In the 1960s, a group of civil engineering students had what everyone else thought was a crazy idea. They would take a building material nearly everyone was familiar with — concrete — and utilize it in an extraordinary way: They would design, build and race a canoe made of concrete.
Despite their success, those students never would have guessed that a nationally recognized competition would evolve from their experiment — and they certainly never thought that in 2007 the national competition would be celebrating its 20th annual event. While the shape, size and speed of the canoes have changed throughout the years, the innovative spirit and creativity of the competitors remains the same.
Teams from 22 North American engineering schools gathered in Seattle June 14–16 for the American Society of Civil Engineers' 20th Annual National Concrete Canoe Competition. This year's event, hosted by the University of Washington, took place on the UW campus and at Sunset Beach on nearby Lake Sammamish, where the canoe races took place.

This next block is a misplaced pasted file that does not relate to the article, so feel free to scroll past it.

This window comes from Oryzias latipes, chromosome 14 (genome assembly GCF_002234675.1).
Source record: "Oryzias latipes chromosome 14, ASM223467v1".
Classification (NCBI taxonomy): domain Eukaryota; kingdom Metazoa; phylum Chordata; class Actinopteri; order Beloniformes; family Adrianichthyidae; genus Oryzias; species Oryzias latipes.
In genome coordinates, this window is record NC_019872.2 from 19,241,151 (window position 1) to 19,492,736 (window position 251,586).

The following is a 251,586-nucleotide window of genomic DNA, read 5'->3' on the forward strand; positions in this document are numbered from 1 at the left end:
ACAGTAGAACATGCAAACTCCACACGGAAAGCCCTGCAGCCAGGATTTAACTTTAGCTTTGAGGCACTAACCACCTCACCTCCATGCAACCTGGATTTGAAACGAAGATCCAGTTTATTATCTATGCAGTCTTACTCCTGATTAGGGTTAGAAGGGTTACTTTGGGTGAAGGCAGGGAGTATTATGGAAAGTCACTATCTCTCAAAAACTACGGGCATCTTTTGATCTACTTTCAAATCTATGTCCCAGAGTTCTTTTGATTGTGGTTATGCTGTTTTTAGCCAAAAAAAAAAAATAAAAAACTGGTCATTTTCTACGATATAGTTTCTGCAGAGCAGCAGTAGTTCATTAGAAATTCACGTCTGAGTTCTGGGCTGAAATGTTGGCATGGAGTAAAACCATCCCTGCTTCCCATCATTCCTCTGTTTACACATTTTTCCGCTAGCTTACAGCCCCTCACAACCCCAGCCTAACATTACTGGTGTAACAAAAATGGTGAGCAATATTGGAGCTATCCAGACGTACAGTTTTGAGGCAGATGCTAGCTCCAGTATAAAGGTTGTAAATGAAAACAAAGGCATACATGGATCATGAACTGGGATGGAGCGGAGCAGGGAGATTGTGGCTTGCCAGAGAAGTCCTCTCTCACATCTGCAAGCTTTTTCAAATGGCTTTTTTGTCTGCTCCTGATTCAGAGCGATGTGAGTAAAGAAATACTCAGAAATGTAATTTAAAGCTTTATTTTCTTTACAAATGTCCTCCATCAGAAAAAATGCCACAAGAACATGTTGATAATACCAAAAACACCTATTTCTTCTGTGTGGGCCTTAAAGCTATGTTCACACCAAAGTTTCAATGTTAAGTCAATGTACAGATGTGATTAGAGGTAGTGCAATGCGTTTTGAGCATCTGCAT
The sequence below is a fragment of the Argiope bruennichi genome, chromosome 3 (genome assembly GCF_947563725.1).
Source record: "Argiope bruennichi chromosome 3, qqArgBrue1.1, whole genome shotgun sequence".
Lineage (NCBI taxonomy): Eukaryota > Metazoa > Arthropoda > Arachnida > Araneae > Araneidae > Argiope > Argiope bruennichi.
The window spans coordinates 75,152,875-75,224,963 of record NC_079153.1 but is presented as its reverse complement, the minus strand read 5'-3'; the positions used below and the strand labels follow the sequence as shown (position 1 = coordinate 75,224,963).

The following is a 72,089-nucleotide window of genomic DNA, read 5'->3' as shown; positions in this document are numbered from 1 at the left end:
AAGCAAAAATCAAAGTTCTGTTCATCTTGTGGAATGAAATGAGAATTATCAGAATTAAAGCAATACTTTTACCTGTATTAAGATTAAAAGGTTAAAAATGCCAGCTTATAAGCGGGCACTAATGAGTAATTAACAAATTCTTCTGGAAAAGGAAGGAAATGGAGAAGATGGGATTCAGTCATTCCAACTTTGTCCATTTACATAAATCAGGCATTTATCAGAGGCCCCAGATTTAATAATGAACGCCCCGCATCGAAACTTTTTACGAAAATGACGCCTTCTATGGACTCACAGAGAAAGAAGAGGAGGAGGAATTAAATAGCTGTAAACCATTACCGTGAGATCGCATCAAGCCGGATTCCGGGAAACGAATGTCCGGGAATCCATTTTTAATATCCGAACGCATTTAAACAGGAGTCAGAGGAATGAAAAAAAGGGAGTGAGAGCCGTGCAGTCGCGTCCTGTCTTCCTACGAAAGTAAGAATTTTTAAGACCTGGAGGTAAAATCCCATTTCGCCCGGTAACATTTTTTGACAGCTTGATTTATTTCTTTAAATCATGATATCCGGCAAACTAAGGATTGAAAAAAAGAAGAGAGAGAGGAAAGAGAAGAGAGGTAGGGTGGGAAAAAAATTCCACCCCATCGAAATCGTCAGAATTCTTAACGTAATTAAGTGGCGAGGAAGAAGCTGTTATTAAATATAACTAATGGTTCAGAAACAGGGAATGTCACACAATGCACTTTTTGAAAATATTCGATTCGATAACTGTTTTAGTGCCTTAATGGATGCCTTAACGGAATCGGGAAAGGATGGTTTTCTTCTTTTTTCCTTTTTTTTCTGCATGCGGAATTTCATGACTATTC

The races, both endurance and sprint combined, counted for only 25 percent of the teams' overall score. The remaining 75 percent was based equally on: a technical design paper that highlighted the planning, development, testing, and construction of the team's canoe; a formal oral presentation, in which the team had to detail their canoe's design, construction, racing ability, and other innovative features, as well as defend their choices to the judges during a question and answer session; and the end product — the final racing canoe and project display, which were scored on aesthetics and visual presentation.
For the fifth year in a row, the University of Wisconsin-Madison captured the "America's Cup of Civil Engineering" concrete canoe competition. From the Pacific Northwest, the University of Washington finished 11th and Washington State University finished 15th.
"Over the past two decades the students that have participated in the National Concrete Canoe Competition have represented the best and the brightest of the engineering profession, and this year's class is a continuation of that tradition," said ASCE President Bill Marcuson, Ph.D., P.E., Hon. M.ASCE. "The creativity, innovation and teamwork these students have displayed over past three days assure me that no matter what challenges come their way — energy, transportation, global water supply — they will be prepared for success."
The three-day event was made possible by the support of founding sponsor BASF Construction Chemicals, as well as the American Concrete Institute, Baker Construction Inc., Bentley Systems Inc., Holcim Inc., Norchem, ICS Penetron, Pennoni Associates Inc., Propex Concrete Systems, and U.S. Silica Company.